Derry’s Japanese Popstars worried about losing their voices
IRELAND’S big dance-music hope, Derry three-piece The Japanese Popstars, are having a busy time of it at the moment. They’re just back from Ibiza and Mexico, and this month they play Rockness in Scotland, Sea Sessions in Bundoran (a virtual hometown gig for them), before hitting Glastonbury, where the reaction so far to their new album, Controlling Your Allegiance, has seen them move up the dance-tent bill. Doing remixes for Depeche Mode and Gorillaz lately has further helped their case.
In July and August they will be all over the UK and continental Europe, with more dates being added all the time. Which version of The Japanese Popstars people will see at these shows depends on factors outside their control. The new album, their first on a major label, features big-name vocalists, but getting them all together for Japanese Popstars gigs is problematic.
The Cure’s Robert Smith, Jon Spencer, Editors’ Tim Smith, Lisa Hannigan and fast-rising James Vincent McMorrow and more all feature on Controlled Allegiance, and the hope is to get any permutation of them up on stage as the Popstars make their way around the festival circuit.
The “guest vocalist” approach works brilliantly for The Japanese Popstars, particularly on the Lisa Hannigan track.
“Because we didn’t really have that many vocal ideas ourselves when it came to the album, we decided to approach people who we thought were quite unique and had a very individual vocal approach,” says the group’s Gary Curran. “Obviously getting Robert Smith early on was a great bonus, and that was all just luck. He told us that our email to him had been lying in his spam folder for six months and it was only when he went to clear it out that he knew we really wanted him on the album. Thankfully, he really likes what we do.”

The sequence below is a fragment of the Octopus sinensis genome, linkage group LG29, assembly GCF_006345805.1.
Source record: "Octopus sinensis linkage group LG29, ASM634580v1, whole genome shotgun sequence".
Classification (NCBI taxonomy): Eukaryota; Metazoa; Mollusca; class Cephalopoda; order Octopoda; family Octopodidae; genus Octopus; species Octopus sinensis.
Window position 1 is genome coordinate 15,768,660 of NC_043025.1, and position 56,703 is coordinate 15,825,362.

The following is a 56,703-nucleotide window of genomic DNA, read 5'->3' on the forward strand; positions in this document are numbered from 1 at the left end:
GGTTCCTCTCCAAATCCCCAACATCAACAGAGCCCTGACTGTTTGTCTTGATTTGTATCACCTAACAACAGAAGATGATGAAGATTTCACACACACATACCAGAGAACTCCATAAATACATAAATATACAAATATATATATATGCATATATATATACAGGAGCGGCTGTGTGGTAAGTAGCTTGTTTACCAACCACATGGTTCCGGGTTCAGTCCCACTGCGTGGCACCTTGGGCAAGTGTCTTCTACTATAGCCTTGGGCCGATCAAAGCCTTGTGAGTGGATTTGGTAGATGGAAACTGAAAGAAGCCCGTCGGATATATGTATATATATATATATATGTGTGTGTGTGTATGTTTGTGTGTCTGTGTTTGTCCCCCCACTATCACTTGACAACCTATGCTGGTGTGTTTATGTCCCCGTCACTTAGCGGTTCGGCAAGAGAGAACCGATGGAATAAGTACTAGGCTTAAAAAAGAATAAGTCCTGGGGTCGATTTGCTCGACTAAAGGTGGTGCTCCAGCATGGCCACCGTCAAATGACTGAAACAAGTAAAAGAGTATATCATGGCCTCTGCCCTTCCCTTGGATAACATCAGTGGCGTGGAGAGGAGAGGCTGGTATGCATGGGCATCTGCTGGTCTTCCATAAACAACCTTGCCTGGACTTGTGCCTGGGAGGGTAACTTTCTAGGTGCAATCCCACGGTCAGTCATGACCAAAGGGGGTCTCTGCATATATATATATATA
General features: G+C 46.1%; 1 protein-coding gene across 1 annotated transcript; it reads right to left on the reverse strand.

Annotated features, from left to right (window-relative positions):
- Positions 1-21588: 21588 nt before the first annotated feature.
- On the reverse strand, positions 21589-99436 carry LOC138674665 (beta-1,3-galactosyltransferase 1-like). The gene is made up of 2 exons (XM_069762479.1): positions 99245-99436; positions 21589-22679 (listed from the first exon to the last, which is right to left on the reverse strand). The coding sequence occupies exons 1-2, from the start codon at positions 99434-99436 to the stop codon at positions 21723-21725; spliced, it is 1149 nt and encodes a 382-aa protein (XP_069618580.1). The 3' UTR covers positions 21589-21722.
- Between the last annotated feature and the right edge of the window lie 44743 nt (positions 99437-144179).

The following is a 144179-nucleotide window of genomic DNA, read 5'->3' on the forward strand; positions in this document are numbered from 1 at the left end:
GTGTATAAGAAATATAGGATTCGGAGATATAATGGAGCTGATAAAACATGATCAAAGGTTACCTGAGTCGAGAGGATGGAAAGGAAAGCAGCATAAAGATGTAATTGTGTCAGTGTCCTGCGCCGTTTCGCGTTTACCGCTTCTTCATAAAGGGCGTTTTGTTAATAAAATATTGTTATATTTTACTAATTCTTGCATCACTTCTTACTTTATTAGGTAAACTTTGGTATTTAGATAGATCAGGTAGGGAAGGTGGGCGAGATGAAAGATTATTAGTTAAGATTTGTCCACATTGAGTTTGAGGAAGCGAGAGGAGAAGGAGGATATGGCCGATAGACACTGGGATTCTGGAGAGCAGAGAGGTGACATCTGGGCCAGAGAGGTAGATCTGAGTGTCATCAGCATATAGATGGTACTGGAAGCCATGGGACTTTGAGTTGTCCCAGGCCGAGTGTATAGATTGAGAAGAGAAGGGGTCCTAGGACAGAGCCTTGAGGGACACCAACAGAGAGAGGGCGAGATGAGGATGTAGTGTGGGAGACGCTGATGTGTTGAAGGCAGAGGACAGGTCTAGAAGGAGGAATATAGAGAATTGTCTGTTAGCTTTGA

They hunted down Lisa Hannigan after seeing her perform at Other Voices, and the same RTÉ programme switched them on to James Vincent McMorrow.
Instead of handing all their vocalists the finished track with a guide vocal on it, they went for more of a collaborative approach, telling all the singers to do what they felt worked. “All the singers wrote their own lyrics, and it was important to us that they wrote their side of the track from their own style,” says Curran. “There were no restrictions on them at all in terms of what they could or could not do . . . it was just a case of merging the two styles together.”
The first single off the album is the Lisa Hannigan-sung Song For Lisa. The Robert Smith vocal is a good bet for a single release. “We did really want Bowie on the album and went after him,” says Curran. “Obviously he’s difficult to pin down, but it’s a door we’re going to keep knocking on until he relents.”
How they will work it live is to see who is available and take it from there. Happily, at some of their festival dates a number of the vocalists will be around anyway. “We just look to how The Chemical Brothers do it,” says Curran. “If the singer is there, great. If not, you adapt your set.”
Having won most every Irish dance music award going for the past few years, the major-label deal with EMI/Virgin and the big-name vocalists on the new album signal a significant step up for the Derry group. All we need now is a track called Teenage Beats.
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